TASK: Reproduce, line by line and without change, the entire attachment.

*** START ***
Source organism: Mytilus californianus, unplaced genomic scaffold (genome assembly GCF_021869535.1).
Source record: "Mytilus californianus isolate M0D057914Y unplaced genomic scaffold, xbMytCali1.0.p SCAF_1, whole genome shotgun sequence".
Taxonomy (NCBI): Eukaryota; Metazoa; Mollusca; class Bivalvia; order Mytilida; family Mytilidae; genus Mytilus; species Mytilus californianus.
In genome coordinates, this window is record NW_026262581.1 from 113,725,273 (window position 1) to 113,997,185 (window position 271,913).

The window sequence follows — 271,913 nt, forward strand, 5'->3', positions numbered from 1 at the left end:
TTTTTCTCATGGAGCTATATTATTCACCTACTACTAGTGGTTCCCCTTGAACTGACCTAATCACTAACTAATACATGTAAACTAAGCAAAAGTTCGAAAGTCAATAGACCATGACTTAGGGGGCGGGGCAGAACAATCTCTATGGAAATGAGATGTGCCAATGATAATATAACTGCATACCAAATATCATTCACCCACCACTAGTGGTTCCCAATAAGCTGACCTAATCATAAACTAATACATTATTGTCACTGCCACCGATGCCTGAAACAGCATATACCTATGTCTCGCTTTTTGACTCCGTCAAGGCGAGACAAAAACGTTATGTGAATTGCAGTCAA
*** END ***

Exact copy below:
Source organism: Mytilus californianus, unplaced genomic scaffold (genome assembly GCF_021869535.1).
Source record: "Mytilus californianus isolate M0D057914Y unplaced genomic scaffold, xbMytCali1.0.p SCAF_1, whole genome shotgun sequence".
Taxonomy (NCBI): Eukaryota; Metazoa; Mollusca; class Bivalvia; order Mytilida; family Mytilidae; genus Mytilus; species Mytilus californianus.
In genome coordinates, this window is record NW_026262581.1 from 113,725,273 (window position 1) to 113,997,185 (window position 271,913).

The window sequence follows — 271,913 nt, forward strand, 5'->3', positions numbered from 1 at the left end:
TTTTTCTCATGGAGCTATATTATTCACCTACTACTAGTGGTTCCCCTTGAACTGACCTAATCACTAACTAATACATGTAAACTAAGCAAAAGTTCGAAAGTCAATAGACCATGACTTAGGGGGCGGGGCAGAACAATCTCTATGGAAATGAGATGTGCCAATGATAATATAACTGCATACCAAATATCATTCACCCACCACTAGTGGTTCCCAATAAGCTGACCTAATCATAAACTAATACATTATTGTCACTGCCACCGATGCCTGAAACAGCATATACCTATGTCTCGCTTTTTGACTCCGTCAAGGCGAGACAAAAACGTTATGTGAATTGCAGTCAA